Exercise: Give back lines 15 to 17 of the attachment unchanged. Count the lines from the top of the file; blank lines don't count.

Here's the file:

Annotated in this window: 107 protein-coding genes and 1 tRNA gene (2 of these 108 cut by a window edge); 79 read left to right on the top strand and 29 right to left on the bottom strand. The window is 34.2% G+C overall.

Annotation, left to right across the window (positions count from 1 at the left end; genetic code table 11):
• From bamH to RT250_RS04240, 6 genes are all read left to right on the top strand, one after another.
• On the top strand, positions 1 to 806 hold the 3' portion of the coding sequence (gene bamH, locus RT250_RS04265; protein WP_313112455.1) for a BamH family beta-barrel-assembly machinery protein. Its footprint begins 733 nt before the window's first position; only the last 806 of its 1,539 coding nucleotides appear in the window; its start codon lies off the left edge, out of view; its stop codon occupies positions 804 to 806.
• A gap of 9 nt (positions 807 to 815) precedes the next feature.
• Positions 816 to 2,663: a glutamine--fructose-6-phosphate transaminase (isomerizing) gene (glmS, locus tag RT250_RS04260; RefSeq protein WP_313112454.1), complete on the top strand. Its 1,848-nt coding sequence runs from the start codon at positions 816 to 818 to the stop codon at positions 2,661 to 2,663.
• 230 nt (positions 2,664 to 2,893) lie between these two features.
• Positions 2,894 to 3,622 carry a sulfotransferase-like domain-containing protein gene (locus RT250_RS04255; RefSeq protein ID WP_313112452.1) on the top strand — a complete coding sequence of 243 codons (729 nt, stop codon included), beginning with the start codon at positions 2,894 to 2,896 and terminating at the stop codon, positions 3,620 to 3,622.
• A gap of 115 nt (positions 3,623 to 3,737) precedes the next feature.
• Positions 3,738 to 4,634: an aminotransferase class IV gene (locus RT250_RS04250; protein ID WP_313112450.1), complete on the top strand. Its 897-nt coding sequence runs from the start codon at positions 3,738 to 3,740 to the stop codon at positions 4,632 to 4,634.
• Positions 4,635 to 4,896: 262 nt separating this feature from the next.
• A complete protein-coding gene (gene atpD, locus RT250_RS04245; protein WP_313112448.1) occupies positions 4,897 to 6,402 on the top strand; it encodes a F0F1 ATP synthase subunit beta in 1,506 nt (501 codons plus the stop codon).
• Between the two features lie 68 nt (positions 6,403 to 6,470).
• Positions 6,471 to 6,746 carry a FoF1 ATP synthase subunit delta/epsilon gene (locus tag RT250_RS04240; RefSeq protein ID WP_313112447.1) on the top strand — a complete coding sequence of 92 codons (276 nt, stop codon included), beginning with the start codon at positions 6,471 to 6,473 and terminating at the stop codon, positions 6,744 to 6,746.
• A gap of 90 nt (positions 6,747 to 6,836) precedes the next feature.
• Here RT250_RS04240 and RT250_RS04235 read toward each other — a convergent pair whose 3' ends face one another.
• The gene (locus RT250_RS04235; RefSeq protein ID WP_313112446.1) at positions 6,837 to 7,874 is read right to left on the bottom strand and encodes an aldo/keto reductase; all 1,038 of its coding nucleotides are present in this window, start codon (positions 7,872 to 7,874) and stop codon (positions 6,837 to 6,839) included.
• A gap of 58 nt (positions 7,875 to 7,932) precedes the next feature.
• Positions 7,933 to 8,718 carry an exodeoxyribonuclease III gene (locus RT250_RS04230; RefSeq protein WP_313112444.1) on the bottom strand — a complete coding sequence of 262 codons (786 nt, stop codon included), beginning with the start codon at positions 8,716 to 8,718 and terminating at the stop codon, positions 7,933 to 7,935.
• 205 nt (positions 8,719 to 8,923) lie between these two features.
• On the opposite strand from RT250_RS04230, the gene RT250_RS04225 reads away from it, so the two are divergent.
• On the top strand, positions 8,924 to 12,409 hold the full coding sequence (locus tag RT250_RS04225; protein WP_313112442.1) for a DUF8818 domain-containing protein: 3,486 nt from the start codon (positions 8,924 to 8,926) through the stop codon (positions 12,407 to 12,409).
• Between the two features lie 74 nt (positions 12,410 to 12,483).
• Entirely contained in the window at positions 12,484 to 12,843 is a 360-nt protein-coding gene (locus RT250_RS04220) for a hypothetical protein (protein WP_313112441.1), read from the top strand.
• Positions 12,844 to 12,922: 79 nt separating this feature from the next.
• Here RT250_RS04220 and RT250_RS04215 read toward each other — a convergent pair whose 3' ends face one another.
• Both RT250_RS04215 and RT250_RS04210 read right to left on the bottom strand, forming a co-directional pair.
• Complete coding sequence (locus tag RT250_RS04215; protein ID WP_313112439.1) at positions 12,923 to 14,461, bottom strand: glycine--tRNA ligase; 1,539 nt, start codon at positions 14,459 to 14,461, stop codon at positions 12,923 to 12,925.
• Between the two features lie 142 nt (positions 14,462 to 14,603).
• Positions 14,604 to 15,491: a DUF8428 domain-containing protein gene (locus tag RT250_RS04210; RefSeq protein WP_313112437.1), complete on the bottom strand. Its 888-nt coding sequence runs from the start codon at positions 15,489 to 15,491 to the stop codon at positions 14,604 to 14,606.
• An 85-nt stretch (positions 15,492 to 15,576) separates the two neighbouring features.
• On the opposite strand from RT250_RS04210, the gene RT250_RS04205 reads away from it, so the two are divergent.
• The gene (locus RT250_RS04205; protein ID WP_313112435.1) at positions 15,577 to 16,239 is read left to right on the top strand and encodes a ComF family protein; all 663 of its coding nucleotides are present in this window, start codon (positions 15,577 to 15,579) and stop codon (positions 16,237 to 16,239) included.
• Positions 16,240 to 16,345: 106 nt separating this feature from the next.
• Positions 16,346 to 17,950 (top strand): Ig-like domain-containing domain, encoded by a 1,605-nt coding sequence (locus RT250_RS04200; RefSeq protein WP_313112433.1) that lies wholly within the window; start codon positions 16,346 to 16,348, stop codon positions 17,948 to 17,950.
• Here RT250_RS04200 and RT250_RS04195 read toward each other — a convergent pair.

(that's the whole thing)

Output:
• A gap of 90 nt (positions 6,747 to 6,836) precedes the next feature.
• Here RT250_RS04240 and RT250_RS04235 read toward each other — a convergent pair whose 3' ends face one another.
• The gene (locus RT250_RS04235; RefSeq protein ID WP_313112446.1) at positions 6,837 to 7,874 is read right to left on the bottom strand and encodes an aldo/keto reductase; all 1,038 of its coding nucleotides are present in this window, start codon (positions 7,872 to 7,874) and stop codon (positions 6,837 to 6,839) included.